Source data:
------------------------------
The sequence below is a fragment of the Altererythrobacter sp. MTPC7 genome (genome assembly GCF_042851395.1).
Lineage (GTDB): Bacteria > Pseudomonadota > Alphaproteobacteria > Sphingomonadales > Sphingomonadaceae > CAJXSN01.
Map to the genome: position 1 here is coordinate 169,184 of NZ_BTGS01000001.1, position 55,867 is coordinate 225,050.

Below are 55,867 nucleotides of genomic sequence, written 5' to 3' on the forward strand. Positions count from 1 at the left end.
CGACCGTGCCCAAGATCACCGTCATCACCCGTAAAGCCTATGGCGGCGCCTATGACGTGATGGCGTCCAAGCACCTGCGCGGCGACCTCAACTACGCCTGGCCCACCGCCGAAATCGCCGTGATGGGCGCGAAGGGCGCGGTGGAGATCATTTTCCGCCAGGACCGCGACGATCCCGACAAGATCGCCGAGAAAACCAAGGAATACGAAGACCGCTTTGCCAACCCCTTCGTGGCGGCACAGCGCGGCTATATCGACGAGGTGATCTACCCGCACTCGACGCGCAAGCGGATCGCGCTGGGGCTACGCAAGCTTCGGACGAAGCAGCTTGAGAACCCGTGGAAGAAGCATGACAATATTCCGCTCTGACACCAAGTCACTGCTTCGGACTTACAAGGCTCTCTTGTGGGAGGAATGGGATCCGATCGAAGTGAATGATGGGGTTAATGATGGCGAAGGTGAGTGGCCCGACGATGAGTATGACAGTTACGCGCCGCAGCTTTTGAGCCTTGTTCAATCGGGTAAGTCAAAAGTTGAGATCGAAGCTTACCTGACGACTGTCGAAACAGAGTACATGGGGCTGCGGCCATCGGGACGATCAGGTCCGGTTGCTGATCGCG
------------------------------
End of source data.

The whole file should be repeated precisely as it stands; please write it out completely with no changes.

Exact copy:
The sequence below is a fragment of the Altererythrobacter sp. MTPC7 genome (genome assembly GCF_042851395.1).
Lineage (GTDB): Bacteria > Pseudomonadota > Alphaproteobacteria > Sphingomonadales > Sphingomonadaceae > CAJXSN01.
Map to the genome: position 1 here is coordinate 169,184 of NZ_BTGS01000001.1, position 55,867 is coordinate 225,050.

Below are 55,867 nucleotides of genomic sequence, written 5' to 3' on the forward strand. Positions count from 1 at the left end.
CGACCGTGCCCAAGATCACCGTCATCACCCGTAAAGCCTATGGCGGCGCCTATGACGTGATGGCGTCCAAGCACCTGCGCGGCGACCTCAACTACGCCTGGCCCACCGCCGAAATCGCCGTGATGGGCGCGAAGGGCGCGGTGGAGATCATTTTCCGCCAGGACCGCGACGATCCCGACAAGATCGCCGAGAAAACCAAGGAATACGAAGACCGCTTTGCCAACCCCTTCGTGGCGGCACAGCGCGGCTATATCGACGAGGTGATCTACCCGCACTCGACGCGCAAGCGGATCGCGCTGGGGCTACGCAAGCTTCGGACGAAGCAGCTTGAGAACCCGTGGAAGAAGCATGACAATATTCCGCTCTGACACCAAGTCACTGCTTCGGACTTACAAGGCTCTCTTGTGGGAGGAATGGGATCCGATCGAAGTGAATGATGGGGTTAATGATGGCGAAGGTGAGTGGCCCGACGATGAGTATGACAGTTACGCGCCGCAGCTTTTGAGCCTTGTTCAATCGGGTAAGTCAAAAGTTGAGATCGAAGCTTACCTGACGACTGTCGAAACAGAGTACATGGGGCTGCGGCCATCGGGACGATCAGGTCCGGTTGCTGATCGCG